Students should use a different strategy for the AIME than for the AMC. So students who are approaching the AIME for the first time need to question the habits they have developed after years of doing multiple choice tests. Here are some suggestions.
Checking. I’ve noticed that the accuracy level of students who take the AIME for the first time drops significantly. It seems that they are so used to multiple choice questions that they rely on multiple choices as a confirmation that they are right. So when someone solves a problem, they compare their answer to the given choices and if the answer is on the list they assume that the answer must be correct. Their pattern is broken when there are no choices. So they arrive at an answer and since there is no way to check it against choices, they just submit it. Because of this lack of confirmation, checking their answer in other ways becomes more important.
Timing. At the AMC we have 3 minutes per problem. At the AIME — 12. That means the timing strategies need to be different. Indeed, the AMC is so fast-paced that it is reasonable to save time by not reading a problem twice. If you read it, you either solve it or skip it and go on. The student who is not trying to achieve a perfect score can decide in advance not to read those final, highly-difficult problems.
For the AIME it is not expensive, in relative terms of time, to read all the problems. The student can read the problems and choose the most promising ones to start with, knowing that if there is time they can always come back to other problems.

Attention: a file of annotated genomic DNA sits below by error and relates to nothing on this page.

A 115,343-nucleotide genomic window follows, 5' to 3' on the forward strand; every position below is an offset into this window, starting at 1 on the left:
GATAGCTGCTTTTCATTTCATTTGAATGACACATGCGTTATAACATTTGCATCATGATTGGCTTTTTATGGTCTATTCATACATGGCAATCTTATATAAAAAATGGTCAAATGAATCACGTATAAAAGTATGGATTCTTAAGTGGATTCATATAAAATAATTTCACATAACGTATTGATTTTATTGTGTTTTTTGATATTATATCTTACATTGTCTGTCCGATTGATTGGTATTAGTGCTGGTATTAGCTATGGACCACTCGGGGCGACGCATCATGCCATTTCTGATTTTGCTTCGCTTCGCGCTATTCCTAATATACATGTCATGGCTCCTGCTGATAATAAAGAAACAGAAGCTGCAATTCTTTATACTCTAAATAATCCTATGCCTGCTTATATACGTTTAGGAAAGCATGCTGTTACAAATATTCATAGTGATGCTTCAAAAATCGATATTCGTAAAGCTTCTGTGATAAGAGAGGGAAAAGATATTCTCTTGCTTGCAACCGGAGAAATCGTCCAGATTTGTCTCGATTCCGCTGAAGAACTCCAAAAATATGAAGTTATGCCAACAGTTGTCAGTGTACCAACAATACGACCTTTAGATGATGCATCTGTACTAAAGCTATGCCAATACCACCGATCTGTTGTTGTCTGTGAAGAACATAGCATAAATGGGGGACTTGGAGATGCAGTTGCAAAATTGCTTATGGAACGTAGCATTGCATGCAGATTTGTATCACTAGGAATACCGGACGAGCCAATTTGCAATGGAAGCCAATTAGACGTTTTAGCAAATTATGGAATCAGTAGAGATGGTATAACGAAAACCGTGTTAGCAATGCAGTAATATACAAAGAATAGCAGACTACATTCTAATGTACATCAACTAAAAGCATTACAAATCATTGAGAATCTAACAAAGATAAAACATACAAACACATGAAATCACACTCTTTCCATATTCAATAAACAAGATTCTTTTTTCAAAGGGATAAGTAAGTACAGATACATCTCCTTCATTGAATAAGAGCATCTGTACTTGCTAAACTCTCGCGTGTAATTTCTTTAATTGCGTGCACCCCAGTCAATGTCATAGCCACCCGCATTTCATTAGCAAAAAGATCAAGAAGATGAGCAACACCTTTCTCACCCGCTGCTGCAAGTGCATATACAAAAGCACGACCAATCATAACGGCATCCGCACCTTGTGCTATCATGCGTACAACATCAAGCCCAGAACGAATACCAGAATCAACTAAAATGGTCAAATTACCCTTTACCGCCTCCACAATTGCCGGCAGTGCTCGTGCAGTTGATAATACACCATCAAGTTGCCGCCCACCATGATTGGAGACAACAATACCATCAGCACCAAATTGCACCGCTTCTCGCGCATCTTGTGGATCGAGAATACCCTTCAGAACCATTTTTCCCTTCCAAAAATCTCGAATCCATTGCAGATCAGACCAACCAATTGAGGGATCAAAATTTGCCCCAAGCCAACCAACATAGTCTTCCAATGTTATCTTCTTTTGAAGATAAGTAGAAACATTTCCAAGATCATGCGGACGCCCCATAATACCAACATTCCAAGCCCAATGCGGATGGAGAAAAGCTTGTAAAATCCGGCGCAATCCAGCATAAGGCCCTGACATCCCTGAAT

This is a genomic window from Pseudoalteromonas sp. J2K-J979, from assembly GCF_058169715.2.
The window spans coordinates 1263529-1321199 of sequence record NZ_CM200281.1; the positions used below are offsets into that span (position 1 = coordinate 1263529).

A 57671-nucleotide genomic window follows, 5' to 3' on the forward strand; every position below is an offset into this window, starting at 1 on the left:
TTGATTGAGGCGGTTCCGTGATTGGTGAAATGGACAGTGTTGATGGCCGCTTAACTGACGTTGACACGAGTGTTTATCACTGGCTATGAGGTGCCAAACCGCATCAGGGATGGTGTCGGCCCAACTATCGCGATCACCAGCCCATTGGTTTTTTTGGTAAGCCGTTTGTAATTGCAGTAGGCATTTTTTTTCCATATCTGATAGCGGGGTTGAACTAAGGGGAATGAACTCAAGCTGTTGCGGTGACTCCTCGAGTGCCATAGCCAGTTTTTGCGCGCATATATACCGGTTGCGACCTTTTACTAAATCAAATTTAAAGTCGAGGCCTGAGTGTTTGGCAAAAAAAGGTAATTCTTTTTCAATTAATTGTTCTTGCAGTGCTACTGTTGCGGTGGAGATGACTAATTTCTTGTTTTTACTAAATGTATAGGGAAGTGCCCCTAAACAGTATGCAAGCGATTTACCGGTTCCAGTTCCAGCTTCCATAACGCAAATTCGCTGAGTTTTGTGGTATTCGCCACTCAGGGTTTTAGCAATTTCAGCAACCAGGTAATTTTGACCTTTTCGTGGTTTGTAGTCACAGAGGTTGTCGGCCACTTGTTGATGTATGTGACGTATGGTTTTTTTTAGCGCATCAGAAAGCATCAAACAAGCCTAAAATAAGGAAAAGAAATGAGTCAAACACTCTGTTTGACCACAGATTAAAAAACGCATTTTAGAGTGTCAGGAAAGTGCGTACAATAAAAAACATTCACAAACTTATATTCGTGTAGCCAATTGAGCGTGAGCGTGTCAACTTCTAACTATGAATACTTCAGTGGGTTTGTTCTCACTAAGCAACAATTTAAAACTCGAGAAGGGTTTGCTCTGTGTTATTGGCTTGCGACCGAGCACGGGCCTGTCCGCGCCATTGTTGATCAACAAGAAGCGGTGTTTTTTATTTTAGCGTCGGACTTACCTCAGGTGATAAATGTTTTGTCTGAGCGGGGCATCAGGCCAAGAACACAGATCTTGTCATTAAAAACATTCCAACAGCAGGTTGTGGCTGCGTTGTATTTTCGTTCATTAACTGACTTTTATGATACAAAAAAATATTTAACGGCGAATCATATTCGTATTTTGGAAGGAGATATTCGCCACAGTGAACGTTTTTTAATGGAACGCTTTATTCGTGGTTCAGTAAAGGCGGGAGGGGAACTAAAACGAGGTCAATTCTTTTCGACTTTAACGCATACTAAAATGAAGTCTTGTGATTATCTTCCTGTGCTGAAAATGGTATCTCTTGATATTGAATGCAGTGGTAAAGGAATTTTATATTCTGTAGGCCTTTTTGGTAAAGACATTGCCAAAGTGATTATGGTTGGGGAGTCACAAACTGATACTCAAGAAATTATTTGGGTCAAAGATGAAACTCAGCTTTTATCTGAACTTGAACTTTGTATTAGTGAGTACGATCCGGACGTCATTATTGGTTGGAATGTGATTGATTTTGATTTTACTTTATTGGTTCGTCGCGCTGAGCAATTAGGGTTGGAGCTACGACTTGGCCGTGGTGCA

Guessing. Guessing at the AMC is very profitable if you can exclude three choices out of the given five. Guessing for the AIME is a waste of time because the answers are integers between 000 and 999. So the probability of a random guess is one in a thousand. Actually, this is not quite right, because the problem writers are human and it is much easier to write a problem with an answer of 10 than one with an answer of 731. But the AIME designers are trying very hard to make answers that are randomly distributed. So the probability of a random guess is not one in a thousand, but it is very close. You can improve your chances by an intelligent guess. For example, you might notice that the answer must be divisible by 10. But guessing is still a waste of time. Thinking about a problem for two minutes in order to increase the probability of a correct guess to one in a 100 means that your expected gain is 1/200 points per minute. Which is usually much less than the gain for checking your answers. You can play the guessing game if you have exhausted your other options.
What saddens me is that the students who are not trained in checking use their first guess to make their life choices. But this is a subject for a separate discussion.Share: